I could start this post talking about Mrs. Sullivan, who helped our fifth-grade class publish a book of poems called “Pegasus.” I could also talk about Mrs. Gorychka, who had us write a lot of poetry in her creative writing class that I took in 10th grade. But my journey into poetry kicked into high gear when my mom’s cancer returned in 2007.
She was supposed to have died sometime between fifth and 10th grade, but she hung on. This time she wasn’t going to pull through. So I turned to poetry. Only poetry seemed strong enough, yet it was short enough to keep me from getting bogged down. I could take a single image — a slice of apple pie, a bluebonnet — and capture a moment I didn’t want to lose. I wrote 72 poems. Actually, I wrote more than a 100, but some of them really sucked. I’ve revised the remaining ones a dozen times or more.
After my mom died, I thought I’d never write another poem. Enter Susan Wooldridge’s book Poemcrazy, which my Tuesday writers’ group took up. That book got me playing with words and experimenting again. Since then, our group has become all poetry, all the time. We’re on our fourth book now. We’re all getting better.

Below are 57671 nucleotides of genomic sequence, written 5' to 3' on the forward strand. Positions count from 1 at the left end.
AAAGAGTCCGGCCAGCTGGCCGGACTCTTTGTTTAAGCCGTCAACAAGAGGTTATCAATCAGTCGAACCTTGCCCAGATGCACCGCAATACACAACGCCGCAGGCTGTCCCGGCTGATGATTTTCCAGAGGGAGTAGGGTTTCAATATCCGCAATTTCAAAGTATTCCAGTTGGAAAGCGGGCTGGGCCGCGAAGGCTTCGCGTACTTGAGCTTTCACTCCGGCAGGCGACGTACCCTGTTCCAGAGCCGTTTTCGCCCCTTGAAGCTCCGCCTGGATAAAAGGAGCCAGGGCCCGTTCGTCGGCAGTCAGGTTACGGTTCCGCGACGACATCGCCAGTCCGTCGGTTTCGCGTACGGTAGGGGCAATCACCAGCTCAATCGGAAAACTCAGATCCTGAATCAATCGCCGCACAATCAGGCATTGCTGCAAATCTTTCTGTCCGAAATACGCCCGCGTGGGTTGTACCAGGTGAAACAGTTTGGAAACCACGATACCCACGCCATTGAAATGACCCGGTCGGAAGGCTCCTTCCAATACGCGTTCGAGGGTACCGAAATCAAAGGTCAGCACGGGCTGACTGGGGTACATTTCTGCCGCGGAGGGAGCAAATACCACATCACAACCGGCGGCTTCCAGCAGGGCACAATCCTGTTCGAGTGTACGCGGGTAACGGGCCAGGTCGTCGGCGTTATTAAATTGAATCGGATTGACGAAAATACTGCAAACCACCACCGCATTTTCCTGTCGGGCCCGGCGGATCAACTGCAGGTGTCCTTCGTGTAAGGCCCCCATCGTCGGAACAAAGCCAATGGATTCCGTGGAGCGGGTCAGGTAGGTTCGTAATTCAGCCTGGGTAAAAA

Only recently did I start putting poems up on my blog. It has been both scary and rewarding. The scary part is obvious. The rewarding part is that people seem to see things in my poems that I can’t — not so much hidden meaning as layers of meaning. So when I wrote a poem about laundry, and people asked if there had been a lot of tension in my home lately, well, um, yeah. They were right. I loved that poetry found things that I didn’t know were there.
So I keep hanging out here at Tweetspeak and in my poetry group. I subscribe to Every Day Poems, and I read American Life in Poetry and the Writer’s Almanac, looking for a good poem. Yours or mine. It doesn’t matter.
. . . . .
Mom and her five grandchildren made the cover
of a new cancer book: “The Smile Never Fades.”
My daughter, my nephew, and my oldest niece
smile big, hopeful smiles.
My son tries not to smile, while still looking
My 2-year-old niece, safe in my mother’s arms,
wails. She’s done being nice.
As soon as the photo shoot is over, she shrieks,
sticks her thumb in her mouth,
throws herself on the floor.
If I could, sweetheart,
I would grab my blankey,
lay myself down next to you.
You won’t have to smile anymore.
Buy a year of Every Day Poems, just $5.99— Read a poem a day, become a better poet. In May we’re exploring the theme Roses.
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